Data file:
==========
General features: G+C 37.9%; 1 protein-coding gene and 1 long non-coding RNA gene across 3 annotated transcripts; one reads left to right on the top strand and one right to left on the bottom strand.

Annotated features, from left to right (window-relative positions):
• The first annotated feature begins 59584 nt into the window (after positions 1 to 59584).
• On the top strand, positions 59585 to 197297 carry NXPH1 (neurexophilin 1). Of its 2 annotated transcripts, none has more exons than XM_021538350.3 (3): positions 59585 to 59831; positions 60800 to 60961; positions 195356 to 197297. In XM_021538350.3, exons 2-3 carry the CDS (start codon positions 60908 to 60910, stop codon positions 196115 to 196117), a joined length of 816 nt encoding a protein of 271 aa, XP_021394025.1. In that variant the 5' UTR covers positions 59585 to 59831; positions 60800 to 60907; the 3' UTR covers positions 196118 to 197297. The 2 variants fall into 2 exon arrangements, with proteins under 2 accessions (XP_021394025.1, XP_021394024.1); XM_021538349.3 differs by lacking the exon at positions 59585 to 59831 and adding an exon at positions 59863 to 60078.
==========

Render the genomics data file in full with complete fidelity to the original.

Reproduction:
General features: G+C 37.9%; 1 protein-coding gene and 1 long non-coding RNA gene across 3 annotated transcripts; one reads left to right on the top strand and one right to left on the bottom strand.

Annotated features, from left to right (window-relative positions):
• The first annotated feature begins 59584 nt into the window (after positions 1 to 59584).
• On the top strand, positions 59585 to 197297 carry NXPH1 (neurexophilin 1). Of its 2 annotated transcripts, none has more exons than XM_021538350.3 (3): positions 59585 to 59831; positions 60800 to 60961; positions 195356 to 197297. In XM_021538350.3, exons 2-3 carry the CDS (start codon positions 60908 to 60910, stop codon positions 196115 to 196117), a joined length of 816 nt encoding a protein of 271 aa, XP_021394025.1. In that variant the 5' UTR covers positions 59585 to 59831; positions 60800 to 60907; the 3' UTR covers positions 196118 to 197297. The 2 variants fall into 2 exon arrangements, with proteins under 2 accessions (XP_021394025.1, XP_021394024.1); XM_021538349.3 differs by lacking the exon at positions 59585 to 59831 and adding an exon at positions 59863 to 60078.